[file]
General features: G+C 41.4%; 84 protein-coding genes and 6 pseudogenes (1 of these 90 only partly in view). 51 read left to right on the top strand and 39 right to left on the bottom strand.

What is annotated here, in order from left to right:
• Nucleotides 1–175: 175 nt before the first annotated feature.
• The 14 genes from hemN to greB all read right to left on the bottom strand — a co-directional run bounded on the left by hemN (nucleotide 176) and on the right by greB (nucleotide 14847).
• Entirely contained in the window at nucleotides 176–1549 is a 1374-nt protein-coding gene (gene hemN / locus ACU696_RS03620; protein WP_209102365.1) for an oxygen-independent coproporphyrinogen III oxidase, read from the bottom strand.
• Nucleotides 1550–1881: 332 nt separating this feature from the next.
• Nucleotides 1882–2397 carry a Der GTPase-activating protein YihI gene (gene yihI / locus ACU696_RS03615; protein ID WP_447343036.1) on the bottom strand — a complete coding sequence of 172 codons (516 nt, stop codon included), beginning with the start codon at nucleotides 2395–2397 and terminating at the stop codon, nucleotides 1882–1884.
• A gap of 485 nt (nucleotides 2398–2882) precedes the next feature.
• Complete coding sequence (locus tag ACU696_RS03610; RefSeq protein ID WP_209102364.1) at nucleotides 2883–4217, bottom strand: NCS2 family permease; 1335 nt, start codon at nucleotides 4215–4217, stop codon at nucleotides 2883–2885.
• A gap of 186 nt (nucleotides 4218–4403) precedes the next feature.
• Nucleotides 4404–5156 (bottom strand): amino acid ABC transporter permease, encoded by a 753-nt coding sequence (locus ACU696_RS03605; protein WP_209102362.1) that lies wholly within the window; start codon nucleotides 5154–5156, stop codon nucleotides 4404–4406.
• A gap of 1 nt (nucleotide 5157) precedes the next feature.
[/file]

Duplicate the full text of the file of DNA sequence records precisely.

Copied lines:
General features: G+C 41.4%; 84 protein-coding genes and 6 pseudogenes (1 of these 90 only partly in view). 51 read left to right on the top strand and 39 right to left on the bottom strand.

What is annotated here, in order from left to right:
• Nucleotides 1–175: 175 nt before the first annotated feature.
• The 14 genes from hemN to greB all read right to left on the bottom strand — a co-directional run bounded on the left by hemN (nucleotide 176) and on the right by greB (nucleotide 14847).
• Entirely contained in the window at nucleotides 176–1549 is a 1374-nt protein-coding gene (gene hemN / locus ACU696_RS03620; protein WP_209102365.1) for an oxygen-independent coproporphyrinogen III oxidase, read from the bottom strand.
• Nucleotides 1550–1881: 332 nt separating this feature from the next.
• Nucleotides 1882–2397 carry a Der GTPase-activating protein YihI gene (gene yihI / locus ACU696_RS03615; protein ID WP_447343036.1) on the bottom strand — a complete coding sequence of 172 codons (516 nt, stop codon included), beginning with the start codon at nucleotides 2395–2397 and terminating at the stop codon, nucleotides 1882–1884.
• A gap of 485 nt (nucleotides 2398–2882) precedes the next feature.
• Complete coding sequence (locus tag ACU696_RS03610; RefSeq protein ID WP_209102364.1) at nucleotides 2883–4217, bottom strand: NCS2 family permease; 1335 nt, start codon at nucleotides 4215–4217, stop codon at nucleotides 2883–2885.
• A gap of 186 nt (nucleotides 4218–4403) precedes the next feature.
• Nucleotides 4404–5156 (bottom strand): amino acid ABC transporter permease, encoded by a 753-nt coding sequence (locus ACU696_RS03605; protein WP_209102362.1) that lies wholly within the window; start codon nucleotides 5154–5156, stop codon nucleotides 4404–4406.
• A gap of 1 nt (nucleotide 5157) precedes the next feature.